YouthMappers: Data-driven Empowerment for Youth Leadership and Gender Equality

Guest Author
07 Jun 2021
a map with pins in it
About the Author: Laura Mugeha

About the Author: Laura Mugeha

Laura Mugeha is a regional ambassador at YouthMappers. Her work entails supporting university-based mapping clubs through onboarding and providing technical geospatial training. With a keen focus on open data and free and open-source software, she is passionate about the use of location intelligence, to provide sustainable solutions to real-world challenges. Laura also actively advocates for diversity and inclusion in STEM and the geospatial industry and volunteers with open communities with the same mission.

Around the world, thousands of youth are leading change in their communities in various ways, creating and engaging in impactful initiatives that provide solutions to problems faced daily. Ranging from health to sanitation, urban planning, and climate change, today’s youth are actively contributing towards the achievement of the 2030 Global Sustainable Development Goals, ensuring that no one is being left behind as the world advances every day. This generation of innovative youth has proven that younger people are not only the leaders of tomorrow but are also leaders today. 

Similarly, in STEM, we have seen how youth drive change in the sector using data and technology through school communities. In the geospatial world, a good example is YouthMappers, a global network of over 200 student-led university clubs in 52 countries. YouthMappers chapters mainly create, use, and advocate for open geographic data by contributing to OpenStreetMap, the world’s largest free, open and collaborative geographic database. This is important as data created can be freely reused by other individuals, communities, and organizations for both similar and different purposes.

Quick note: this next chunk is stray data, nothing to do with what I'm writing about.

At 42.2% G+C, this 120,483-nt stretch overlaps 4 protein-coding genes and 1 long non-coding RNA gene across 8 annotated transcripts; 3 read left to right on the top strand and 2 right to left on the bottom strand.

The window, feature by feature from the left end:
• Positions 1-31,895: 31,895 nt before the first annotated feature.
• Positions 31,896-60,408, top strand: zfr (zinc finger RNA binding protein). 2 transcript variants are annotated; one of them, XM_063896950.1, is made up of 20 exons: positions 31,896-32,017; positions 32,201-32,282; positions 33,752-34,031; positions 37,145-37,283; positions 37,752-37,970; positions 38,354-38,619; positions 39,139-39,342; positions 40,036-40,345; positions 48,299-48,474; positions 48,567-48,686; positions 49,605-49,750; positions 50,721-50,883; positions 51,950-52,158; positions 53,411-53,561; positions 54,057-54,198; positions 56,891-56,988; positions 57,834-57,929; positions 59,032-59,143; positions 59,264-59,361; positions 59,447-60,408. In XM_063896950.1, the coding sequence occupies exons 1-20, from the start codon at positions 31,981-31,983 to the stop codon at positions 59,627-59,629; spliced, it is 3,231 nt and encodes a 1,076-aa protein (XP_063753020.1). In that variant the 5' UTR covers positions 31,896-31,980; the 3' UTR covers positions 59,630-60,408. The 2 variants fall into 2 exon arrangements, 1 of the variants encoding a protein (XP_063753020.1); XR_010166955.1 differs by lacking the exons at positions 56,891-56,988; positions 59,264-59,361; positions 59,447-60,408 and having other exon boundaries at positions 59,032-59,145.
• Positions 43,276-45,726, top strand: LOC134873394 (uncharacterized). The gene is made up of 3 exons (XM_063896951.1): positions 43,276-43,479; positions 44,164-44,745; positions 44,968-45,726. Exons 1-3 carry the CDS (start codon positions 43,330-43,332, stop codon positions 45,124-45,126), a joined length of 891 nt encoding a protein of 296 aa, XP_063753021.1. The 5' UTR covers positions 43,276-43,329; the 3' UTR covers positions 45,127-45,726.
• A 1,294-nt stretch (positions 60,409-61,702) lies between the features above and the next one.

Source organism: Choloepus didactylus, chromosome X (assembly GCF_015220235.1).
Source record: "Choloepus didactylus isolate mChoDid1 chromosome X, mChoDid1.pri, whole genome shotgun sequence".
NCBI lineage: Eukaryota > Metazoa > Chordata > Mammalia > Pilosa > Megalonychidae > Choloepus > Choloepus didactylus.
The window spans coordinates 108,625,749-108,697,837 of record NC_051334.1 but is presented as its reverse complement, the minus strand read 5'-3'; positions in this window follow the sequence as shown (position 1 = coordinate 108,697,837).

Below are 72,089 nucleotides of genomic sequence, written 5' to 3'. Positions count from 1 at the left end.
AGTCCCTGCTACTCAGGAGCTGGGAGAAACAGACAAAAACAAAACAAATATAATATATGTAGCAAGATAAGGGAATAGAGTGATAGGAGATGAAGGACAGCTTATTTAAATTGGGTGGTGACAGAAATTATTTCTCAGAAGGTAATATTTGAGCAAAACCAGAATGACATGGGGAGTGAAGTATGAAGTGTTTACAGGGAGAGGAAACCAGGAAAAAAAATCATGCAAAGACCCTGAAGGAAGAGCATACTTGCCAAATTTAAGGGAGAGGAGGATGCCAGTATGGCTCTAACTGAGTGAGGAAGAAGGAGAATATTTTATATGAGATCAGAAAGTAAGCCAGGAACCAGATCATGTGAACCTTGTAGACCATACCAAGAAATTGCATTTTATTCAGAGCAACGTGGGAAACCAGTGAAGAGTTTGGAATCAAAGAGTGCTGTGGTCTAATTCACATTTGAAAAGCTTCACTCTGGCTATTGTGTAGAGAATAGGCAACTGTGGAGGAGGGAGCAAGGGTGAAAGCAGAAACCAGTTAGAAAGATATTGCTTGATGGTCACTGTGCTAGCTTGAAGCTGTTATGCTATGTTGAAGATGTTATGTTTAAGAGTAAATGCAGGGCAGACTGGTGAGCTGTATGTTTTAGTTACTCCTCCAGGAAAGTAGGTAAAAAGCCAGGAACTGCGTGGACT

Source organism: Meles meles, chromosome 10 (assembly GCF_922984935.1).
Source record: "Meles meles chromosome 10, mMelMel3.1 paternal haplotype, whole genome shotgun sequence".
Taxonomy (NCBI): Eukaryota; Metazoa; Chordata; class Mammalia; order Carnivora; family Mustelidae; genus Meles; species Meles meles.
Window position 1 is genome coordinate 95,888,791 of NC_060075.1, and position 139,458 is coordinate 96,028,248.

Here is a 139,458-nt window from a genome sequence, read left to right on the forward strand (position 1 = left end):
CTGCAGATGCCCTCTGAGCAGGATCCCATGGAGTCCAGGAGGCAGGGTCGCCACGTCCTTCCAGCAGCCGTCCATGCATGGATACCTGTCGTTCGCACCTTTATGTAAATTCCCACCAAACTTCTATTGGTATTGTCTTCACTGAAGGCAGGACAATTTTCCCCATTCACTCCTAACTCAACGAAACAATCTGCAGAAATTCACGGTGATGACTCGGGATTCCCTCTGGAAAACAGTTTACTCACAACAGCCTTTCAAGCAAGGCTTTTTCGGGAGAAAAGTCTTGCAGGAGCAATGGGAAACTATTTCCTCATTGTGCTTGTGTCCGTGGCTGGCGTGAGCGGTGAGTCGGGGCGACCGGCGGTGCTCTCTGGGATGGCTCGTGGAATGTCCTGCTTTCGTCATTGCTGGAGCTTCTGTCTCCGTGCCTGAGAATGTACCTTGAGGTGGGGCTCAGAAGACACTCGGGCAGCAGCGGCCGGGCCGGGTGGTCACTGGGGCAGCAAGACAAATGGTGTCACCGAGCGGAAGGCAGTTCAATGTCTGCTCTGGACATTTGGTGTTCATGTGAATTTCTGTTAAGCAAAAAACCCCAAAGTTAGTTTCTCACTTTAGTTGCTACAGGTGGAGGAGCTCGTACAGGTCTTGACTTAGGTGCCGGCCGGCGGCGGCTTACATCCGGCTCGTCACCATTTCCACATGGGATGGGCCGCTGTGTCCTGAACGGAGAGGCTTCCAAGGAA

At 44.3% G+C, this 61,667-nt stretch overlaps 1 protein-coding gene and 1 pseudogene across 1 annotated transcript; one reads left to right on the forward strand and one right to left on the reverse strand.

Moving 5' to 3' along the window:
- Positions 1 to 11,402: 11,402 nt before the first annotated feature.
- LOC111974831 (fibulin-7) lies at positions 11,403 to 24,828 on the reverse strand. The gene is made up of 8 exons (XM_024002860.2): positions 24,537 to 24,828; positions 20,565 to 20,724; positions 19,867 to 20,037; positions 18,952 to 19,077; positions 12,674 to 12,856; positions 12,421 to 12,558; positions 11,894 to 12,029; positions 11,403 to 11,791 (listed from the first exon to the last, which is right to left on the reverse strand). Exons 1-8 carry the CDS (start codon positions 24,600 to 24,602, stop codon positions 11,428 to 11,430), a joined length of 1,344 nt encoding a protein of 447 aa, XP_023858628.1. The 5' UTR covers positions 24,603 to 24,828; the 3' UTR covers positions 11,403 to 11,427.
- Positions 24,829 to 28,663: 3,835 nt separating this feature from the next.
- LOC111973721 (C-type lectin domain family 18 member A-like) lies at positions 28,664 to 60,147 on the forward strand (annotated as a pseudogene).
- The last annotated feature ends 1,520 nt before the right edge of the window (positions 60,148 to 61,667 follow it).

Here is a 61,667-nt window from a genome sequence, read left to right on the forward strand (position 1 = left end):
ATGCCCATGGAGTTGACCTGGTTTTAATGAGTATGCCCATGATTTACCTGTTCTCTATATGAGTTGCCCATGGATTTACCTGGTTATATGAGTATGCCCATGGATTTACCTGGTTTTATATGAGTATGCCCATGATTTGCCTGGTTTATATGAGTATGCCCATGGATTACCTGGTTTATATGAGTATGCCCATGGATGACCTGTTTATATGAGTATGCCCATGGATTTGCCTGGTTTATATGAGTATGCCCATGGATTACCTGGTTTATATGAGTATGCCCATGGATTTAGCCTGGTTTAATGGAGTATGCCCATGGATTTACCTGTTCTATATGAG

We don’t just build maps; We build Mappers.

YouthMappers is creating an impact in several ways, including:

1. Community building

YouthMappers chapters are organized per university, creating communities of youth sharing a purpose with a common goal. More communities are created as chapters collaborate and work with each other at a local, regional and global level by engaging in activities like events, mapathons (cool mapping parties), and contests. 

a group of African Youth Mappers

YouthMappers in Kenya after Open Data Day in March 2020

2. Youth Leadership

YouthMappers chapters are not only youth-centered, but they are also fully youth-led and youth-driven. Varying per chapter, chapters adopt different leadership styles and structures. Through this experience, members become more confident to pursue more leadership opportunities within the OpenStreetMap and Geospatial sector. This can be seen from YouthMappers alumni creating and leading national and regional OpenStreetMap communities, creating and running impactful organizations, and being selected in different leadership capacities.

3. Digital volunteerism

In response to the world’s most significant challenges, YouthMappers participate and contribute to humanitarian mapping by working on projects addressing unequal access to quality healthcare, water and sanitation, food security, and sustainable urban infrastructure. Additionally, members also adopt the use of other open-source digital tools for various purposes.